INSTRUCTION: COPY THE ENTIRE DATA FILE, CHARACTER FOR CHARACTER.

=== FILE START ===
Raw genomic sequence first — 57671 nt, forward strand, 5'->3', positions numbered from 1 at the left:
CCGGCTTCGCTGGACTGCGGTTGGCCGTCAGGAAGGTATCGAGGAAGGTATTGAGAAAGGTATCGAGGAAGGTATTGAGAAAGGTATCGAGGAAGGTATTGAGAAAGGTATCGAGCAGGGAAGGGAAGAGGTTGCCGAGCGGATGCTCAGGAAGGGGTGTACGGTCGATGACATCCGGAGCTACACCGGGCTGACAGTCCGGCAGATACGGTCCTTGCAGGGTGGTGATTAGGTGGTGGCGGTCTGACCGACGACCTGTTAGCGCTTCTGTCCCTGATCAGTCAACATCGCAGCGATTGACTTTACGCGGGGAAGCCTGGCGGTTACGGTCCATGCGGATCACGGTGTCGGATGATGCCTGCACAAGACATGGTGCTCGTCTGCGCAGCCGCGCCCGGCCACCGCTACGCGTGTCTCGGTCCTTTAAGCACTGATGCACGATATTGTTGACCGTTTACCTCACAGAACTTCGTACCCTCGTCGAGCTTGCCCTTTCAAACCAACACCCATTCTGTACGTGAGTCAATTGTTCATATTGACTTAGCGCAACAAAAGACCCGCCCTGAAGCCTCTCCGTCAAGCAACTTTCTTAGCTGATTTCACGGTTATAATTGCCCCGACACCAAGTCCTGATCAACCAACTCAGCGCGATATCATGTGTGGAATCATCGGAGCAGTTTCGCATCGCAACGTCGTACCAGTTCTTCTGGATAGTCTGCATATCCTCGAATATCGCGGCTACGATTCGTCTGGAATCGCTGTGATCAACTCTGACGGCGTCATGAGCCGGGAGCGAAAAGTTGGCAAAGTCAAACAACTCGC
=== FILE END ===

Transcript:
Raw genomic sequence first — 57671 nt, forward strand, 5'->3', positions numbered from 1 at the left:
CCGGCTTCGCTGGACTGCGGTTGGCCGTCAGGAAGGTATCGAGGAAGGTATTGAGAAAGGTATCGAGGAAGGTATTGAGAAAGGTATCGAGGAAGGTATTGAGAAAGGTATCGAGCAGGGAAGGGAAGAGGTTGCCGAGCGGATGCTCAGGAAGGGGTGTACGGTCGATGACATCCGGAGCTACACCGGGCTGACAGTCCGGCAGATACGGTCCTTGCAGGGTGGTGATTAGGTGGTGGCGGTCTGACCGACGACCTGTTAGCGCTTCTGTCCCTGATCAGTCAACATCGCAGCGATTGACTTTACGCGGGGAAGCCTGGCGGTTACGGTCCATGCGGATCACGGTGTCGGATGATGCCTGCACAAGACATGGTGCTCGTCTGCGCAGCCGCGCCCGGCCACCGCTACGCGTGTCTCGGTCCTTTAAGCACTGATGCACGATATTGTTGACCGTTTACCTCACAGAACTTCGTACCCTCGTCGAGCTTGCCCTTTCAAACCAACACCCATTCTGTACGTGAGTCAATTGTTCATATTGACTTAGCGCAACAAAAGACCCGCCCTGAAGCCTCTCCGTCAAGCAACTTTCTTAGCTGATTTCACGGTTATAATTGCCCCGACACCAAGTCCTGATCAACCAACTCAGCGCGATATCATGTGTGGAATCATCGGAGCAGTTTCGCATCGCAACGTCGTACCAGTTCTTCTGGATAGTCTGCATATCCTCGAATATCGCGGCTACGATTCGTCTGGAATCGCTGTGATCAACTCTGACGGCGTCATGAGCCGGGAGCGAAAAGTTGGCAAAGTCAAACAACTCGC